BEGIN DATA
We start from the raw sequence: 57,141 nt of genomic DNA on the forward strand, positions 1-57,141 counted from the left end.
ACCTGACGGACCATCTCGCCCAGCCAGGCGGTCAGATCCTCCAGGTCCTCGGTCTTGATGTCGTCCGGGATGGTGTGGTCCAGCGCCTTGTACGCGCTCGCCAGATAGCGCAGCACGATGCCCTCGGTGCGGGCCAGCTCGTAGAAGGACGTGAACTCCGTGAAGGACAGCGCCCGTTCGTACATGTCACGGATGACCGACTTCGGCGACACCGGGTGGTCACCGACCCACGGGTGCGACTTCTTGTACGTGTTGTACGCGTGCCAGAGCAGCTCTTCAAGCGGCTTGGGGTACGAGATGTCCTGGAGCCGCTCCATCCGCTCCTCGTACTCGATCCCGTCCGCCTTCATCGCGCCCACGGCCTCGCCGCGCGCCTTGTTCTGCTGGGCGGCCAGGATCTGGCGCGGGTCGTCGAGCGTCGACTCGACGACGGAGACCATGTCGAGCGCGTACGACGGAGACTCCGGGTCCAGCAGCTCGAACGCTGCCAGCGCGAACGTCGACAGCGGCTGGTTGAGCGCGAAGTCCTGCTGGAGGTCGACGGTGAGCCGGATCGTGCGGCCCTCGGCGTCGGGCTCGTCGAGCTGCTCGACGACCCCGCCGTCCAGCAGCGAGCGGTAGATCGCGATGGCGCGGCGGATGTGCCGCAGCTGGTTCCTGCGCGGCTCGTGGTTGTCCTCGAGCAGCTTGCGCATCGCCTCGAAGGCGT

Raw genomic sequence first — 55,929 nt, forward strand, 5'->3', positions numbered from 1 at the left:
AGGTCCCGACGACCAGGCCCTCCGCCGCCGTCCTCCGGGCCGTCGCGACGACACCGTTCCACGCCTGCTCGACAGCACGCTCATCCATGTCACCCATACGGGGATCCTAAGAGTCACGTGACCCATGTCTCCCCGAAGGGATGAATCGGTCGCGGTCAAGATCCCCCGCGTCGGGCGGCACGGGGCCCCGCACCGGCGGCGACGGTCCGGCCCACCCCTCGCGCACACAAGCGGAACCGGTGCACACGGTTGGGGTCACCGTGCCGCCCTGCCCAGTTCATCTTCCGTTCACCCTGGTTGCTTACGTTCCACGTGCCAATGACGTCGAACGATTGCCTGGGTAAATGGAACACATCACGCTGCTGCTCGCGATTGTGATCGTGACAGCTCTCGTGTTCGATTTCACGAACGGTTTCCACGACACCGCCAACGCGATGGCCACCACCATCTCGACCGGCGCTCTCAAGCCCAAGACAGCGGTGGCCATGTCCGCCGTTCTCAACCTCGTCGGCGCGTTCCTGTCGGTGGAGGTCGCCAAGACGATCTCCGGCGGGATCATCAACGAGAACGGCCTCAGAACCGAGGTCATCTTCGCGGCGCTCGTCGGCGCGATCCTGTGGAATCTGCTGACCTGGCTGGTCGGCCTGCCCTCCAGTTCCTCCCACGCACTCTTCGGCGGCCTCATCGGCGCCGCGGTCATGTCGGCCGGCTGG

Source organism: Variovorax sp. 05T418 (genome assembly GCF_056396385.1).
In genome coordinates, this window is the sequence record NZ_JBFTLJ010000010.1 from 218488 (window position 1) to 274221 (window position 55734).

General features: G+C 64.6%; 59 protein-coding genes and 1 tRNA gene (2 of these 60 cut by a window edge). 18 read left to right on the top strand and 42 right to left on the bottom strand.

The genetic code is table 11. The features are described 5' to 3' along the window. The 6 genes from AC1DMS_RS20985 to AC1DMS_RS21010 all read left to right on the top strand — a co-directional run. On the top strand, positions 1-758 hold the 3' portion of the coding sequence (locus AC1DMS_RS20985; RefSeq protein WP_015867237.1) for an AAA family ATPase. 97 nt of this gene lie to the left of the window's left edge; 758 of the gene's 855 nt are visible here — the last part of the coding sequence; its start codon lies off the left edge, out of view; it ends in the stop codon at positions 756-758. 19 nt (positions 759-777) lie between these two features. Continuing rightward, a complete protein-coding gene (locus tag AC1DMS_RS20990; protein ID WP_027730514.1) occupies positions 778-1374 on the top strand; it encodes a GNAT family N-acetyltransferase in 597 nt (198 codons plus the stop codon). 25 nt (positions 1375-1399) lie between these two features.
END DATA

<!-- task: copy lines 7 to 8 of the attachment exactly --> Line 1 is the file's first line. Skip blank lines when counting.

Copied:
General features: G+C 64.6%; 59 protein-coding genes and 1 tRNA gene (2 of these 60 cut by a window edge). 18 read left to right on the top strand and 42 right to left on the bottom strand.

The genetic code is table 11. The features are described 5' to 3' along the window. The 6 genes from AC1DMS_RS20985 to AC1DMS_RS21010 all read left to right on the top strand — a co-directional run. On the top strand, positions 1-758 hold the 3' portion of the coding sequence (locus AC1DMS_RS20985; RefSeq protein WP_015867237.1) for an AAA family ATPase. 97 nt of this gene lie to the left of the window's left edge; 758 of the gene's 855 nt are visible here — the last part of the coding sequence; its start codon lies off the left edge, out of view; it ends in the stop codon at positions 756-758. 19 nt (positions 759-777) lie between these two features. Continuing rightward, a complete protein-coding gene (locus tag AC1DMS_RS20990; protein ID WP_027730514.1) occupies positions 778-1374 on the top strand; it encodes a GNAT family N-acetyltransferase in 597 nt (198 codons plus the stop codon). 25 nt (positions 1375-1399) lie between these two features.